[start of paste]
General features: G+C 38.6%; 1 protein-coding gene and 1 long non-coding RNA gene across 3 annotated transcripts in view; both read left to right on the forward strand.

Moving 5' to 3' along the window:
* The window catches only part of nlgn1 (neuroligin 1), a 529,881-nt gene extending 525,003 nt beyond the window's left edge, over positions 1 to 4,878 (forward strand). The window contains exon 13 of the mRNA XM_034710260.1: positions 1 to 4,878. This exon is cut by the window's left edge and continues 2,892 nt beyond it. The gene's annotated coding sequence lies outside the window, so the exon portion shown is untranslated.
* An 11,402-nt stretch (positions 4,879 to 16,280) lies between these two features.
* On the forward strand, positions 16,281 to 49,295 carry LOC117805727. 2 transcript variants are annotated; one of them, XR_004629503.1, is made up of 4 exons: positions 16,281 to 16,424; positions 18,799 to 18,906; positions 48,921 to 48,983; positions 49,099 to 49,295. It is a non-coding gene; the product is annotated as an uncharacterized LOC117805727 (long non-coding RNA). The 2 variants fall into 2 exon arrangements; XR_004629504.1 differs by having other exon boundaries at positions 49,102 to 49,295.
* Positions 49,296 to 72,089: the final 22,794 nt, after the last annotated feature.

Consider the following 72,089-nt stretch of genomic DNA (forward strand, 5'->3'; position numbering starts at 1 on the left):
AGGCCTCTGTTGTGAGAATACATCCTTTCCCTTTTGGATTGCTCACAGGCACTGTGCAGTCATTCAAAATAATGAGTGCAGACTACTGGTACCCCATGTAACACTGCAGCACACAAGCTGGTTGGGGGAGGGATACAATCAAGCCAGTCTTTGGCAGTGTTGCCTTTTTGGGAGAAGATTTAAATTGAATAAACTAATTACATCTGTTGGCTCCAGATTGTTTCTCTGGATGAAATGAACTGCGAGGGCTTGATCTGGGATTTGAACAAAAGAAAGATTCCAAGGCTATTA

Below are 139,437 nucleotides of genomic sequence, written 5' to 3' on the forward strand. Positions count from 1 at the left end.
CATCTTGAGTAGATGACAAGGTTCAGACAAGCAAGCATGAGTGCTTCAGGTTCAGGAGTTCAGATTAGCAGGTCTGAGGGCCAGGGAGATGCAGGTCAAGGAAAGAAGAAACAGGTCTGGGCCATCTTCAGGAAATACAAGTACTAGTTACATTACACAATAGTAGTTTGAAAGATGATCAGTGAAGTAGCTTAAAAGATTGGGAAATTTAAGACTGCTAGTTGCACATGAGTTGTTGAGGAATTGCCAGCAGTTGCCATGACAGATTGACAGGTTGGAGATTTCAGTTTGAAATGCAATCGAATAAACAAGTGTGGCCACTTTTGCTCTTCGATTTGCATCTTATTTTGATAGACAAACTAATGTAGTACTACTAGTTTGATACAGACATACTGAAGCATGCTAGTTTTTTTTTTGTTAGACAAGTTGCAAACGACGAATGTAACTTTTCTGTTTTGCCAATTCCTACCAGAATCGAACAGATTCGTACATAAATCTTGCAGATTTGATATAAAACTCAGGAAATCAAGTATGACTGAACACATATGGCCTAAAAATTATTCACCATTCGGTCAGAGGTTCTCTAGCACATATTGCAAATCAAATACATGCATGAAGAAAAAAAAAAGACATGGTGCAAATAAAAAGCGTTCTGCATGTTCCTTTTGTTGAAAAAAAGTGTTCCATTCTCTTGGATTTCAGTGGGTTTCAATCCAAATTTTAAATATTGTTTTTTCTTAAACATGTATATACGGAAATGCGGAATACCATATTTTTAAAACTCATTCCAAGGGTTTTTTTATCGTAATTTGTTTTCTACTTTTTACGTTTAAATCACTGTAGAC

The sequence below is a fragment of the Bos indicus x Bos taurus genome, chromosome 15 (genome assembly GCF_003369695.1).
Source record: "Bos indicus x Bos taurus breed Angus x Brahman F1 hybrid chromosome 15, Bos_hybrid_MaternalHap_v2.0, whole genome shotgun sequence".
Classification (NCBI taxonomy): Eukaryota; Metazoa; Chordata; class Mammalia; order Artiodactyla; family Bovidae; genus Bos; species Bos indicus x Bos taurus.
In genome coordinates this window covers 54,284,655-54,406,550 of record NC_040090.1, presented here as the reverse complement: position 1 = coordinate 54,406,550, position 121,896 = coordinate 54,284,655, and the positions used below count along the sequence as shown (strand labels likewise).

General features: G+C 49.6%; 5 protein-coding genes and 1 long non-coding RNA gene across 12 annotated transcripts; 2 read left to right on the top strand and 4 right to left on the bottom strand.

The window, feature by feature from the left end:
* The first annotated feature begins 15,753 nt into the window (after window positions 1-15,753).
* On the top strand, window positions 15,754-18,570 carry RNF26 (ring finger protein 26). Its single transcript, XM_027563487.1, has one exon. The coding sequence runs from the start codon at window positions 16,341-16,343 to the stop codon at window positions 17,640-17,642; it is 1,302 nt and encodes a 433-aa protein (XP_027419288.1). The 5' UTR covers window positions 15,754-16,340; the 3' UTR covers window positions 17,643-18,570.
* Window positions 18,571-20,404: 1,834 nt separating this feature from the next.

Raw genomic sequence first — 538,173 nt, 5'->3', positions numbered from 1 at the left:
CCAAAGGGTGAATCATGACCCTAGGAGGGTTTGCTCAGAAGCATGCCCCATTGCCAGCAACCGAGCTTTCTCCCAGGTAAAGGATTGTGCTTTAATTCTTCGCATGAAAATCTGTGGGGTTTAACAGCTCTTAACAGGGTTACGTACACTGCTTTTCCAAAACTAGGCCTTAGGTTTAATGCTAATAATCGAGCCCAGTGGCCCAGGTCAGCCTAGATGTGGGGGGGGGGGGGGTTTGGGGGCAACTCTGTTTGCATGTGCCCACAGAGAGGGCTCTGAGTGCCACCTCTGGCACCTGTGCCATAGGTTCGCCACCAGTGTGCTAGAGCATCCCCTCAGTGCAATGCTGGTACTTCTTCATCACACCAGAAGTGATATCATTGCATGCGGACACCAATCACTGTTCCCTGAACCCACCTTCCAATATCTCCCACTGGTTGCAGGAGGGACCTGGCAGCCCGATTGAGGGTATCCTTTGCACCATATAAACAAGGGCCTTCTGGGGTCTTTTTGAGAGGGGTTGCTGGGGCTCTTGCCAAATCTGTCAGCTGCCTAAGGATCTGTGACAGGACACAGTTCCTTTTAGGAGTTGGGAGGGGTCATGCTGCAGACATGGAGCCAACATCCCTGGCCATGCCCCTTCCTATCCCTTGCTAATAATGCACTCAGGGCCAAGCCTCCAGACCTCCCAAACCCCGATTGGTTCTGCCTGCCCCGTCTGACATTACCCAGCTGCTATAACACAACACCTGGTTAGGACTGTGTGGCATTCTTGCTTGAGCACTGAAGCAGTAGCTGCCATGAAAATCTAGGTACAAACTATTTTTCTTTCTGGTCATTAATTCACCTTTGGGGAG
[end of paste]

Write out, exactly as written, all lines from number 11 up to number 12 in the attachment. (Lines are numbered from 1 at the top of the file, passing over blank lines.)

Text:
The sequence below is a fragment of the Bos indicus x Bos taurus genome, chromosome 15 (genome assembly GCF_003369695.1).
Source record: "Bos indicus x Bos taurus breed Angus x Brahman F1 hybrid chromosome 15, Bos_hybrid_MaternalHap_v2.0, whole genome shotgun sequence".